Fiscal Decentralization in China: History, Impact, Challenges and Next Steps

Chunli Shen

Jing Jin


Heng-fu Zou

Fiscal decentralization has been a fundamental aspect of China’s transition to a market economy, and the country has made substantial effort to break down its highly centralized fiscal management system with various forms of fiscal contracting systems (1978-1993) and later a tax sharing system (1994-present). This paper is aimed to provide a comprehensive review of China’s experience in fiscal decentralization, explore the impact of fiscal decentralization on economic growth and public expenditures, and to identify political as well as economic issues arising after the 1994 tax sharing reform. As the government is shifting the development policy towards building a harmonious society, the current fiscal system requires immediate policy attention for its opaque and inappropriate expenditure assignment, particularly at the sub-provincial levels, the vertical fiscal gap and widening fiscal disparities, the complex and malfunctioning intergovernmental transfer system, the neglected sub-provincial fiscal arrangements, and the weakness in the vertical accountability of local governments to the Center as well as the horizontal accountability of local administrations to local needs and preferences.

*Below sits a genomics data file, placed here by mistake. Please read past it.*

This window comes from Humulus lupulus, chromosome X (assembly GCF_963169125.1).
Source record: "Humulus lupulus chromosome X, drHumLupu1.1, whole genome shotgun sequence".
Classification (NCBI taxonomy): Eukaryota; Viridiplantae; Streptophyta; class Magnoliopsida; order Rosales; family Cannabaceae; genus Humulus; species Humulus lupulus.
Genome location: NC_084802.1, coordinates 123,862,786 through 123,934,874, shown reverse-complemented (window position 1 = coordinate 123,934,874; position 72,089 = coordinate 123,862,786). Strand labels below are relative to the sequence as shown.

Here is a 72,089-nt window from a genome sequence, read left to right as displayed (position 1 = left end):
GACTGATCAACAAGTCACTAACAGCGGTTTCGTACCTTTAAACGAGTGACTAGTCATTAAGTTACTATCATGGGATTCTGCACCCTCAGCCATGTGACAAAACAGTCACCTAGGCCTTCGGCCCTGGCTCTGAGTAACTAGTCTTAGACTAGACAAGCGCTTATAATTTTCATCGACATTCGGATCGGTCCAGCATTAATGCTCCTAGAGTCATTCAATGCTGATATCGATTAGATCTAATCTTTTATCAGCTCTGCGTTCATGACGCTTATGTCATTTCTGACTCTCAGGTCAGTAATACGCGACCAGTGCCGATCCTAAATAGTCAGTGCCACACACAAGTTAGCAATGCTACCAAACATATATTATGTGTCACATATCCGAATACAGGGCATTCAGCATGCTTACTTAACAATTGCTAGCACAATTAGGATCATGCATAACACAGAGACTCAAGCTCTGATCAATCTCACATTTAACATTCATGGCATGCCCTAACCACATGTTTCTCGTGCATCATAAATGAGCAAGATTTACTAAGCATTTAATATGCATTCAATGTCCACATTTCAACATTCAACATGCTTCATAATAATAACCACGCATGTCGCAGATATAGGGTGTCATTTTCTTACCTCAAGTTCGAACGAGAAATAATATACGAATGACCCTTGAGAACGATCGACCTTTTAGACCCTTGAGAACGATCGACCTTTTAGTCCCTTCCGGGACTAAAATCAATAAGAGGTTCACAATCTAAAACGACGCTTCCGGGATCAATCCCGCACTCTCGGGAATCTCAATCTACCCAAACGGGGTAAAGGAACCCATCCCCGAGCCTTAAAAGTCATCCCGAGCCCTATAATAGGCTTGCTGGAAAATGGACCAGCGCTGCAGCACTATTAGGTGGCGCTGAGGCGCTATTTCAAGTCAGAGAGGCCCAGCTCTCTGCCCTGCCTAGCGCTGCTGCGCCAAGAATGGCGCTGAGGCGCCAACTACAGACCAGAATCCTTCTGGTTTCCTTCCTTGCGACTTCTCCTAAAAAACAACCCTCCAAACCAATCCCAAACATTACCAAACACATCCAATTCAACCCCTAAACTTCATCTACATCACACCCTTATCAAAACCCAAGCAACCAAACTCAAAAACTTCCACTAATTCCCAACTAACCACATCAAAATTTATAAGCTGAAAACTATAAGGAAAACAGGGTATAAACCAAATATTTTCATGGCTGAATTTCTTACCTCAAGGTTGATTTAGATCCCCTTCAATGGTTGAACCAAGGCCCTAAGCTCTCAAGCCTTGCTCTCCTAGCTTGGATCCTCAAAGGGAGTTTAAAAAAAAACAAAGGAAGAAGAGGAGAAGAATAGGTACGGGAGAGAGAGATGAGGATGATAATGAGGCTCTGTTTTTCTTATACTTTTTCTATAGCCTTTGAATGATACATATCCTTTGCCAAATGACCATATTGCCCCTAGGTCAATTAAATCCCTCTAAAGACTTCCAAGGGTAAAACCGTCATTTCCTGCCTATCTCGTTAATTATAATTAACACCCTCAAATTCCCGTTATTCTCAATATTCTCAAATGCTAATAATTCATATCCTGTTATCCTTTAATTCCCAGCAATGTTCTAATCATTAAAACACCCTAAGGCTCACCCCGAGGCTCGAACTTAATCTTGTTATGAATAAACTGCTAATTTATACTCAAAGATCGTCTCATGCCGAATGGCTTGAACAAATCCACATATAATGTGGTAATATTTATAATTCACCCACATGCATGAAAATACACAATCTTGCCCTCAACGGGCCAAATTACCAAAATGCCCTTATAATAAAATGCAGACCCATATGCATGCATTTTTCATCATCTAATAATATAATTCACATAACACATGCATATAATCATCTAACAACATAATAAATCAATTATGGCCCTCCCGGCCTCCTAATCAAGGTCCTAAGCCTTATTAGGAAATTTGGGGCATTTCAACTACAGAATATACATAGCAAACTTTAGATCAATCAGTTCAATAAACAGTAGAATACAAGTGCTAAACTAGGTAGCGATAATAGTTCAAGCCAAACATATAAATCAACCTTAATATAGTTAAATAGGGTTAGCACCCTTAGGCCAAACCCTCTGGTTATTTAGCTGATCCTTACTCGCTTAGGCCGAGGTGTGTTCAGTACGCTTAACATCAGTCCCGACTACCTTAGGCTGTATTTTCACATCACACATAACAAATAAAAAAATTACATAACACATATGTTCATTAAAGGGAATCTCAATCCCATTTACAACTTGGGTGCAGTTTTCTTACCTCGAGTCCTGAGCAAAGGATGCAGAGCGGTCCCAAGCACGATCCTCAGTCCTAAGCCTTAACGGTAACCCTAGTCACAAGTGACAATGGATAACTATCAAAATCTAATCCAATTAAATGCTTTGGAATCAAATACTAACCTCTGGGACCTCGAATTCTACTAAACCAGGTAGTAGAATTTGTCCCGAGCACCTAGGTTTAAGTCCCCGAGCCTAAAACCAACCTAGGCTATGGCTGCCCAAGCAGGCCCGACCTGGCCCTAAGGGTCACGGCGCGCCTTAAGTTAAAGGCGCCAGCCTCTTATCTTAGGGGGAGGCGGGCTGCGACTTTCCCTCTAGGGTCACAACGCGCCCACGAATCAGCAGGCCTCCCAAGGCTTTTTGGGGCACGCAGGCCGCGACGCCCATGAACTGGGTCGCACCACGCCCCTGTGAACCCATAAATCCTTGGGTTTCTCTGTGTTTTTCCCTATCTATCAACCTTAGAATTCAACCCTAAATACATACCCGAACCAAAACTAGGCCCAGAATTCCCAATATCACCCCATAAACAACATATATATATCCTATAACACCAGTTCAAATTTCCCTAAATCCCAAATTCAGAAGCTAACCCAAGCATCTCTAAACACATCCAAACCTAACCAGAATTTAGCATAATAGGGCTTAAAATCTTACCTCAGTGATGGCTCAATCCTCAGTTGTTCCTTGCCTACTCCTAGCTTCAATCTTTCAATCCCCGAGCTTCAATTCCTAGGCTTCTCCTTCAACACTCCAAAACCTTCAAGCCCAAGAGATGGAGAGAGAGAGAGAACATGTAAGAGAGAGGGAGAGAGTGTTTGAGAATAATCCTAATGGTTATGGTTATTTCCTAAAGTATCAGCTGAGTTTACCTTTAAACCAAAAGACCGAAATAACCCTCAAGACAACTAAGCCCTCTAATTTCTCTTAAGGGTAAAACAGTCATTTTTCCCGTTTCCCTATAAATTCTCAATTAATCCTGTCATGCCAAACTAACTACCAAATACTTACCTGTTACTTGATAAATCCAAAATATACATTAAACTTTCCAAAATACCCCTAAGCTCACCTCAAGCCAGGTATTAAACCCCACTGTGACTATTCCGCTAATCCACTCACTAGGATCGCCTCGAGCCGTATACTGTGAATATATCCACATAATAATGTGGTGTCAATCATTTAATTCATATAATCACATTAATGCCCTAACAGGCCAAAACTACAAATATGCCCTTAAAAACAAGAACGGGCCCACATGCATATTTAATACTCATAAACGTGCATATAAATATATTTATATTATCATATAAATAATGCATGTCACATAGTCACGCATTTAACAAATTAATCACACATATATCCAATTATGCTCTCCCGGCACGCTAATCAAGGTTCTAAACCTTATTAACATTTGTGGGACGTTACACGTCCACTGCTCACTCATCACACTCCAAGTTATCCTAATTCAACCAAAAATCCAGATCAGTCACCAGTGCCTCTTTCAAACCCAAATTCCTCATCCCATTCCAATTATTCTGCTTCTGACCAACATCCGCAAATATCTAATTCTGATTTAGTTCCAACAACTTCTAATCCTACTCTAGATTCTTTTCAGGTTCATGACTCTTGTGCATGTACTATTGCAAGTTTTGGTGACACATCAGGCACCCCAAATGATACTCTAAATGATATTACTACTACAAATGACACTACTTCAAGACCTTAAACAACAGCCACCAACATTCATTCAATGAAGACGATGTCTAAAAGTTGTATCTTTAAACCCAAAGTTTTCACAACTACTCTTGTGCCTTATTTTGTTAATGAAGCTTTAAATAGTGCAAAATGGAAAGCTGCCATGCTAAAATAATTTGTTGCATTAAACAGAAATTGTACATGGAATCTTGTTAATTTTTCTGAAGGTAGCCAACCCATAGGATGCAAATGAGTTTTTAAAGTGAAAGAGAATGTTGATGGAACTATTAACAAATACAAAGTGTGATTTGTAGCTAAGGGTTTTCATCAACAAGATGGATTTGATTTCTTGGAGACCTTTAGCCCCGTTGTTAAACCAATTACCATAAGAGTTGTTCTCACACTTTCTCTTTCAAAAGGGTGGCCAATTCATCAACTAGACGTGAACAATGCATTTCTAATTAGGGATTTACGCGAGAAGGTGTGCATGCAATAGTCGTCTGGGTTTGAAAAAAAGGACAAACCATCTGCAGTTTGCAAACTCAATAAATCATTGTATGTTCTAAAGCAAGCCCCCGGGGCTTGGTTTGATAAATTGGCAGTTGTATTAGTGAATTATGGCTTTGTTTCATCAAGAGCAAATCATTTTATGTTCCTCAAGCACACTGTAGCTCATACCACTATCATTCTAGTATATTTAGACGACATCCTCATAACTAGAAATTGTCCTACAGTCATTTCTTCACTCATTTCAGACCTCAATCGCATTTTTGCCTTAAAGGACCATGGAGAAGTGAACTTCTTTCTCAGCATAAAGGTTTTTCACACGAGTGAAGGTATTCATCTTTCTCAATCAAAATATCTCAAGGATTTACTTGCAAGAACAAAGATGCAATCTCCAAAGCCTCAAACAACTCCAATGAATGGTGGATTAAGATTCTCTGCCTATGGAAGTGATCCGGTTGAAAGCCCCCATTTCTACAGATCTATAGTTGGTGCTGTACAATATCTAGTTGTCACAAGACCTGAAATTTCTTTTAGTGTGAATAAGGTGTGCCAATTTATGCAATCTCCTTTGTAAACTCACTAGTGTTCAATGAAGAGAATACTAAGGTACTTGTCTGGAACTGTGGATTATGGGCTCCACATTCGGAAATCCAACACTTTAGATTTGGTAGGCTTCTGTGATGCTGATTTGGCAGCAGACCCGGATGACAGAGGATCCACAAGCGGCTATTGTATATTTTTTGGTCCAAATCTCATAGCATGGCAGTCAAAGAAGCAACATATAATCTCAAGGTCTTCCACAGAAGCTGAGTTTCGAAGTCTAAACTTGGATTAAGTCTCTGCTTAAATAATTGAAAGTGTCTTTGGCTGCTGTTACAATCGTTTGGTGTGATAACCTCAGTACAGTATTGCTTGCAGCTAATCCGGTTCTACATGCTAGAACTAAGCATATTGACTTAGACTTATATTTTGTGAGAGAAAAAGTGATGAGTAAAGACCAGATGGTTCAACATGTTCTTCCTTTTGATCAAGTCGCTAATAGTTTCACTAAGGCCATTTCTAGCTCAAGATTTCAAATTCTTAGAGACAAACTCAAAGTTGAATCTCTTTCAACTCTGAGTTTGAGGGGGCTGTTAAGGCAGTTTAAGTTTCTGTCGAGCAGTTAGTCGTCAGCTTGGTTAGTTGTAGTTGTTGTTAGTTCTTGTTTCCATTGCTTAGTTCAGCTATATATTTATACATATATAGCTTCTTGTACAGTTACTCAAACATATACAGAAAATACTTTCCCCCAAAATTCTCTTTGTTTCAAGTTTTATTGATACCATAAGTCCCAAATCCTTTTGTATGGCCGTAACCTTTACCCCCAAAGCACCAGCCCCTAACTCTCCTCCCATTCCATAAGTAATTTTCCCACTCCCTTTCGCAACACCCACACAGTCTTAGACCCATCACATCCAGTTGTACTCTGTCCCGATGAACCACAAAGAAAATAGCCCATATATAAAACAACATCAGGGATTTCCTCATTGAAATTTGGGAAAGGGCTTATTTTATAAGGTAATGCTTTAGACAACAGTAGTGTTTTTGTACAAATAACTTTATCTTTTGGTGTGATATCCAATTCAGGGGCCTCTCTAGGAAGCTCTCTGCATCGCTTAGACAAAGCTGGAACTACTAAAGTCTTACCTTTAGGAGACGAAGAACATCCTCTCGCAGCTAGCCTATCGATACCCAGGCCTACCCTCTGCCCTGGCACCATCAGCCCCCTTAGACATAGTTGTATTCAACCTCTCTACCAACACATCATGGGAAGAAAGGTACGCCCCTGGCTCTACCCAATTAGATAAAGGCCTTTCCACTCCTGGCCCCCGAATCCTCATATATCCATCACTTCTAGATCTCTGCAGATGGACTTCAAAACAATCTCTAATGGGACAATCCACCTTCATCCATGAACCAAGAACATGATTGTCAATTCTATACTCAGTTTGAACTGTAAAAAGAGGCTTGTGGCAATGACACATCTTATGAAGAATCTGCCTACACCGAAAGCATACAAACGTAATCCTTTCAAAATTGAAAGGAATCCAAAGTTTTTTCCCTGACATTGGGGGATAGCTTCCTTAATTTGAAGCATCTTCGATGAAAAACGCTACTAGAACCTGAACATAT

Key Words: Fiscal decentralization; Fiscal federalism; Public finance; Fiscal policy; Public expenditure; China.
JEL Classification Numbers: H1, H2, H3, H5, H7, R5.